The Best Poems of 1939

Selected by Thomas MoultHARCOURT, BRACE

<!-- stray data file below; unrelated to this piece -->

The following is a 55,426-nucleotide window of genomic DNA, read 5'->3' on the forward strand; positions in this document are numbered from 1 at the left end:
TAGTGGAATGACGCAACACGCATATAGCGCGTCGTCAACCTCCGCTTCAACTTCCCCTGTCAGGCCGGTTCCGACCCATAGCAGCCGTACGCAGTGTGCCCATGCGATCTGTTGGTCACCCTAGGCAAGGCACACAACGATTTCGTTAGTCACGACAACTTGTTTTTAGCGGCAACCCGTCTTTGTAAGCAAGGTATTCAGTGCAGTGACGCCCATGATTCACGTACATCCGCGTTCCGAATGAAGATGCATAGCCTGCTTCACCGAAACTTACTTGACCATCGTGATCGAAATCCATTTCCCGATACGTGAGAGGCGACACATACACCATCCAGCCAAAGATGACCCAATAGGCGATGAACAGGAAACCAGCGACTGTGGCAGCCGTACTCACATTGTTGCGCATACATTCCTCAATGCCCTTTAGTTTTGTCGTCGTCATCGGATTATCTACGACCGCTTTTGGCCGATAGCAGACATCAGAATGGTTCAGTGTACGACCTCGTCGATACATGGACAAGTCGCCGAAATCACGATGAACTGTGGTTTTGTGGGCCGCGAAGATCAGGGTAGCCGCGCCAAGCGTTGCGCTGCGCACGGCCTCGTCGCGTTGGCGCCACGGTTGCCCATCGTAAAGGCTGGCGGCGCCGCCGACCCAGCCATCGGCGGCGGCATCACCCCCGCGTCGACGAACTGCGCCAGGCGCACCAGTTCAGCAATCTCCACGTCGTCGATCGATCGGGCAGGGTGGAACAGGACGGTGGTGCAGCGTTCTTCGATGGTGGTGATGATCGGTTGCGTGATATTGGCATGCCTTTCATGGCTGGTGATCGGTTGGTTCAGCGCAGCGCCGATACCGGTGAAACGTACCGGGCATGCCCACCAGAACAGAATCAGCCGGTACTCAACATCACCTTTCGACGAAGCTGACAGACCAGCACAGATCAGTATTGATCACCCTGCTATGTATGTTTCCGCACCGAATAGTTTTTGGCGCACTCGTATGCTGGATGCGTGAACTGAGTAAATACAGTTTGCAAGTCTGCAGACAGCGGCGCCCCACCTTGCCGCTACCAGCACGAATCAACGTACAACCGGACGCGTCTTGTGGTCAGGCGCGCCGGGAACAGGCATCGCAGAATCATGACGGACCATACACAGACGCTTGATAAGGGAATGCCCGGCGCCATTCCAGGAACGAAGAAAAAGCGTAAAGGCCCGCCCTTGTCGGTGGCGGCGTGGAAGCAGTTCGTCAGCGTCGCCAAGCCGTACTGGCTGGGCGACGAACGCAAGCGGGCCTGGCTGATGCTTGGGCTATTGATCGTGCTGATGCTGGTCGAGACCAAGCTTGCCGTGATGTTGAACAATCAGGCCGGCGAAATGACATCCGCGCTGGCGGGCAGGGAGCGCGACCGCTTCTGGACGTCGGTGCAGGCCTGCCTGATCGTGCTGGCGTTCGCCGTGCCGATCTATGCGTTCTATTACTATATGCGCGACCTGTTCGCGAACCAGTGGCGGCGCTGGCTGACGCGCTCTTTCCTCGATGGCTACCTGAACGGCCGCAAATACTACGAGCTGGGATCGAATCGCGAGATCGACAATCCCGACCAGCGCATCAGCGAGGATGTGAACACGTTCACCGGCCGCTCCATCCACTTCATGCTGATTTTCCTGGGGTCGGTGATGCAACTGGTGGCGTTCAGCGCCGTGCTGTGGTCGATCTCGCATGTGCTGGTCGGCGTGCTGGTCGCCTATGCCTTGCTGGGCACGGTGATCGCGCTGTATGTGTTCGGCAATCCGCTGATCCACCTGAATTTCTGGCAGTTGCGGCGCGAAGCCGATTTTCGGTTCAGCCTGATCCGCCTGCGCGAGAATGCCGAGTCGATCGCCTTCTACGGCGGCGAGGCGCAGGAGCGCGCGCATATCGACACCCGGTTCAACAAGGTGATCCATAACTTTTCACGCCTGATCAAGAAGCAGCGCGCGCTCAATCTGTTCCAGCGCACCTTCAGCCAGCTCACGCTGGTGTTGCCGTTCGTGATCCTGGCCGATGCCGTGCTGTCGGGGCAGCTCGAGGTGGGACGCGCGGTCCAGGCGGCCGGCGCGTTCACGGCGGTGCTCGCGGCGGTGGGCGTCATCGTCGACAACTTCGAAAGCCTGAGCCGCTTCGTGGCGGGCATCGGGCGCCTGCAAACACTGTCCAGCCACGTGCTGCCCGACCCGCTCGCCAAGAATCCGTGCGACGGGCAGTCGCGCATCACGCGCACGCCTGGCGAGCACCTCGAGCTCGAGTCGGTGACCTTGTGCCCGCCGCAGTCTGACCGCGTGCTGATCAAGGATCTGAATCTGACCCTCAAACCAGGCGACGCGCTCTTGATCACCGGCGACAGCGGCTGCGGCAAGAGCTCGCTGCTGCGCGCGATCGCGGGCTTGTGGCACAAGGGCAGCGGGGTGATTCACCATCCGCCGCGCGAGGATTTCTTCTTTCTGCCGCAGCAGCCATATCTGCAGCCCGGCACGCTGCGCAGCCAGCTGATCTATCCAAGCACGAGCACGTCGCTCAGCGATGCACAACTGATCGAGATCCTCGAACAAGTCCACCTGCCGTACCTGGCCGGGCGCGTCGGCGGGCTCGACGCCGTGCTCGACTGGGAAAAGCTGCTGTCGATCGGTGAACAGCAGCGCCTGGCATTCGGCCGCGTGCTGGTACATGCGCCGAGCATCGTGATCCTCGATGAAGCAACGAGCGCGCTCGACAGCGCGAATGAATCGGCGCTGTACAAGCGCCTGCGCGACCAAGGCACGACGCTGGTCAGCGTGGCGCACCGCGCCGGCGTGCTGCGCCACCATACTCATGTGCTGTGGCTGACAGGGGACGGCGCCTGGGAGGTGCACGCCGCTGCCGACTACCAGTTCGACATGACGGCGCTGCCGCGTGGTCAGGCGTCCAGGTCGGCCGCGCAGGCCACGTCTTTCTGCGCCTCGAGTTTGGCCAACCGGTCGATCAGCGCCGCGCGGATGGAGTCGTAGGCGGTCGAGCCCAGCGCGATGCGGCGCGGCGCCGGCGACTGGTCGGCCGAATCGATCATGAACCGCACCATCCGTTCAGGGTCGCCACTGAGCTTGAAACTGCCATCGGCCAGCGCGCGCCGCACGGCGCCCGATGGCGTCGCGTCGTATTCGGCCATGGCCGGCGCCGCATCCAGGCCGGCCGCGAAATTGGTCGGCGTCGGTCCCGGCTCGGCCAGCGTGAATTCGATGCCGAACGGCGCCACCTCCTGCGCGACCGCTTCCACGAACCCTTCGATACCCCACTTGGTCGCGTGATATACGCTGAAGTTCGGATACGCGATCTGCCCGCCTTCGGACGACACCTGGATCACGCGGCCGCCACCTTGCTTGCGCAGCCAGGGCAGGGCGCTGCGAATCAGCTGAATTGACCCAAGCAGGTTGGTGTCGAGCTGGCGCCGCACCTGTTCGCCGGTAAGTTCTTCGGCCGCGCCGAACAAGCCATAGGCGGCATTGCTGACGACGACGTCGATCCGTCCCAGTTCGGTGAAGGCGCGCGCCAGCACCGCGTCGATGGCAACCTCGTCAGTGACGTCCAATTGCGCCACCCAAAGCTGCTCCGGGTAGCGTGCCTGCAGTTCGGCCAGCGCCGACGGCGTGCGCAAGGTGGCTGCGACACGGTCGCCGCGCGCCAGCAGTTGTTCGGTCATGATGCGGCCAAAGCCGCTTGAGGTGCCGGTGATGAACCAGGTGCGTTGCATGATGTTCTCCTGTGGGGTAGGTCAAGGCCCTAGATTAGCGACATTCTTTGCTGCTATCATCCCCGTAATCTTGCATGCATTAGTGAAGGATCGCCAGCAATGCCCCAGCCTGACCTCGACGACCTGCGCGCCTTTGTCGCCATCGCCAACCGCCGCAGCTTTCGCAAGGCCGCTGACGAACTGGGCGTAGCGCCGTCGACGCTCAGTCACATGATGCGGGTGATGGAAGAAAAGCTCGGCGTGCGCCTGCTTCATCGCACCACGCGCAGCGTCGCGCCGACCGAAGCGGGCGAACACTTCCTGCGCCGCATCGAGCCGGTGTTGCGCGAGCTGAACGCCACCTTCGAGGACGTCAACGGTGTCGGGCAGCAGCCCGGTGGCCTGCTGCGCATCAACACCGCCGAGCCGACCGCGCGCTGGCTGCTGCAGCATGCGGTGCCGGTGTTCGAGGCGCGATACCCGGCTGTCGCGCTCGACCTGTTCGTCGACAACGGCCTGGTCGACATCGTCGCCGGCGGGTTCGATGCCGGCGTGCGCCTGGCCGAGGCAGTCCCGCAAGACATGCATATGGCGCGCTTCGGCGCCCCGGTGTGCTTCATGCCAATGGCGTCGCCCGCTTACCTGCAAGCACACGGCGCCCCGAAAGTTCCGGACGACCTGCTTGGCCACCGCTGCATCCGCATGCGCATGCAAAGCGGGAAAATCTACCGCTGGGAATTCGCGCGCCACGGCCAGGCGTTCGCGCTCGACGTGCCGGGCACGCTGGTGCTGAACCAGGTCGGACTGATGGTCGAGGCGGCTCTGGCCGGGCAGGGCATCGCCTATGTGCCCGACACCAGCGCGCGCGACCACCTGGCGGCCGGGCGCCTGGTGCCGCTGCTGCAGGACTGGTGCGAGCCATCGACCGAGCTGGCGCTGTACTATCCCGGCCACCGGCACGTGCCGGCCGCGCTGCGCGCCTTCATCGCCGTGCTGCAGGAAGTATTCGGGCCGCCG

‘You need not be afraid,’ said Elizabeth to Jane Bennett in Pride and Prejudice, ‘that I shall encroach on your privilege of universal goodwill.’ The weakness of this book is that Mr. Moult illustrates a Jane-like absence of discrimination. It appears from his preface that he has deliberately excluded from his selection poems in which the poets deal with the problem of their immediate environment, in favor ot those in which they sing of ‘the lovelier inspiration of peace.’ This inevitably colors the book with an ‘escapist’ flavor, which the reader may, or may not, enjoy. There are some good poems in the collection, notably those by Oscar Williams, Ruthven Todd, Lilian Bowes-Lyon, W. H. Auden, and Marya Zaturenska. The rest sing ‘of the earth and the bridal of spring,’ or ‘take ship for the isles of the spirit,’ or lament man’s homelessness and loneliness. But they do it in language and rhythms which have often carried the same messages before, and they will appeal to readers who like to be reminded rather than to those who like to be stirred.